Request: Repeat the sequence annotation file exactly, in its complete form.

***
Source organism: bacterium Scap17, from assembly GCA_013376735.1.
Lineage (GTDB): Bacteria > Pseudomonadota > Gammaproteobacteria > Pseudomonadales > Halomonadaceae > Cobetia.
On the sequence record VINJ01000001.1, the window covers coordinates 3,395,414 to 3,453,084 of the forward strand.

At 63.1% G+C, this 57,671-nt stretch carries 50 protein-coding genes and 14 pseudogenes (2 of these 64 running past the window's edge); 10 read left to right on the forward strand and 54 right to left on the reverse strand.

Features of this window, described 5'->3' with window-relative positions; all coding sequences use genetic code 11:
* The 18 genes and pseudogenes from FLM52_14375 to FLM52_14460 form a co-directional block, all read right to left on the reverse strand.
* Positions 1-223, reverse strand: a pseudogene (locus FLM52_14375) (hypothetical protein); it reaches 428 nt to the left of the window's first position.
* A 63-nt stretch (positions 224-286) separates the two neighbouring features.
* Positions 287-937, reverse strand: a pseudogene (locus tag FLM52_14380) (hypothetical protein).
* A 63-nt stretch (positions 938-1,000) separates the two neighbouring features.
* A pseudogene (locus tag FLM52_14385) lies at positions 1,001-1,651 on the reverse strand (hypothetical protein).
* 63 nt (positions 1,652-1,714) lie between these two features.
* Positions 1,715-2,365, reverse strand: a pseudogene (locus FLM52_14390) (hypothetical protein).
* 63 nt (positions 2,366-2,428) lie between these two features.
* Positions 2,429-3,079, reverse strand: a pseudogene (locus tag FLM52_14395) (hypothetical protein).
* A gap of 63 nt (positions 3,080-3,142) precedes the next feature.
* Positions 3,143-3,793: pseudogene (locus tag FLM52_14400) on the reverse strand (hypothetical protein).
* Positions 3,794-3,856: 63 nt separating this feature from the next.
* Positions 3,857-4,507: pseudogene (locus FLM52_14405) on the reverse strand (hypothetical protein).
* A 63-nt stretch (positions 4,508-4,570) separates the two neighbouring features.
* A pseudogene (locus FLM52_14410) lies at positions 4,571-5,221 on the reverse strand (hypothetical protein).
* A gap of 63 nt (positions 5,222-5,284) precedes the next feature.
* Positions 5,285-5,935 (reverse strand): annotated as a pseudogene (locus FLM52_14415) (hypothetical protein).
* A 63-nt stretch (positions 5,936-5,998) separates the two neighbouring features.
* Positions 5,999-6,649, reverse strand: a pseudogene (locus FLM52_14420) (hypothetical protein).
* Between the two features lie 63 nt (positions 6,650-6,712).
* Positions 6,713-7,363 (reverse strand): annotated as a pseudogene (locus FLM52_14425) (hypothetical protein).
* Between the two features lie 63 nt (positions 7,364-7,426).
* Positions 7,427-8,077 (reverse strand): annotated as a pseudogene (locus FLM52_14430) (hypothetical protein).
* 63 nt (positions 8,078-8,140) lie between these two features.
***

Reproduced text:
Source organism: bacterium Scap17, from assembly GCA_013376735.1.
Lineage (GTDB): Bacteria > Pseudomonadota > Gammaproteobacteria > Pseudomonadales > Halomonadaceae > Cobetia.
On the sequence record VINJ01000001.1, the window covers coordinates 3,395,414 to 3,453,084 of the forward strand.

At 63.1% G+C, this 57,671-nt stretch carries 50 protein-coding genes and 14 pseudogenes (2 of these 64 running past the window's edge); 10 read left to right on the forward strand and 54 right to left on the reverse strand.

Features of this window, described 5'->3' with window-relative positions; all coding sequences use genetic code 11:
* The 18 genes and pseudogenes from FLM52_14375 to FLM52_14460 form a co-directional block, all read right to left on the reverse strand.
* Positions 1-223, reverse strand: a pseudogene (locus FLM52_14375) (hypothetical protein); it reaches 428 nt to the left of the window's first position.
* A 63-nt stretch (positions 224-286) separates the two neighbouring features.
* Positions 287-937, reverse strand: a pseudogene (locus tag FLM52_14380) (hypothetical protein).
* A 63-nt stretch (positions 938-1,000) separates the two neighbouring features.
* A pseudogene (locus tag FLM52_14385) lies at positions 1,001-1,651 on the reverse strand (hypothetical protein).
* 63 nt (positions 1,652-1,714) lie between these two features.
* Positions 1,715-2,365, reverse strand: a pseudogene (locus FLM52_14390) (hypothetical protein).
* 63 nt (positions 2,366-2,428) lie between these two features.
* Positions 2,429-3,079, reverse strand: a pseudogene (locus tag FLM52_14395) (hypothetical protein).
* A gap of 63 nt (positions 3,080-3,142) precedes the next feature.
* Positions 3,143-3,793: pseudogene (locus tag FLM52_14400) on the reverse strand (hypothetical protein).
* Positions 3,794-3,856: 63 nt separating this feature from the next.
* Positions 3,857-4,507: pseudogene (locus FLM52_14405) on the reverse strand (hypothetical protein).
* A 63-nt stretch (positions 4,508-4,570) separates the two neighbouring features.
* A pseudogene (locus FLM52_14410) lies at positions 4,571-5,221 on the reverse strand (hypothetical protein).
* A gap of 63 nt (positions 5,222-5,284) precedes the next feature.
* Positions 5,285-5,935 (reverse strand): annotated as a pseudogene (locus FLM52_14415) (hypothetical protein).
* A 63-nt stretch (positions 5,936-5,998) separates the two neighbouring features.
* Positions 5,999-6,649, reverse strand: a pseudogene (locus FLM52_14420) (hypothetical protein).
* Between the two features lie 63 nt (positions 6,650-6,712).
* Positions 6,713-7,363 (reverse strand): annotated as a pseudogene (locus FLM52_14425) (hypothetical protein).
* Between the two features lie 63 nt (positions 7,364-7,426).
* Positions 7,427-8,077 (reverse strand): annotated as a pseudogene (locus FLM52_14430) (hypothetical protein).
* 63 nt (positions 8,078-8,140) lie between these two features.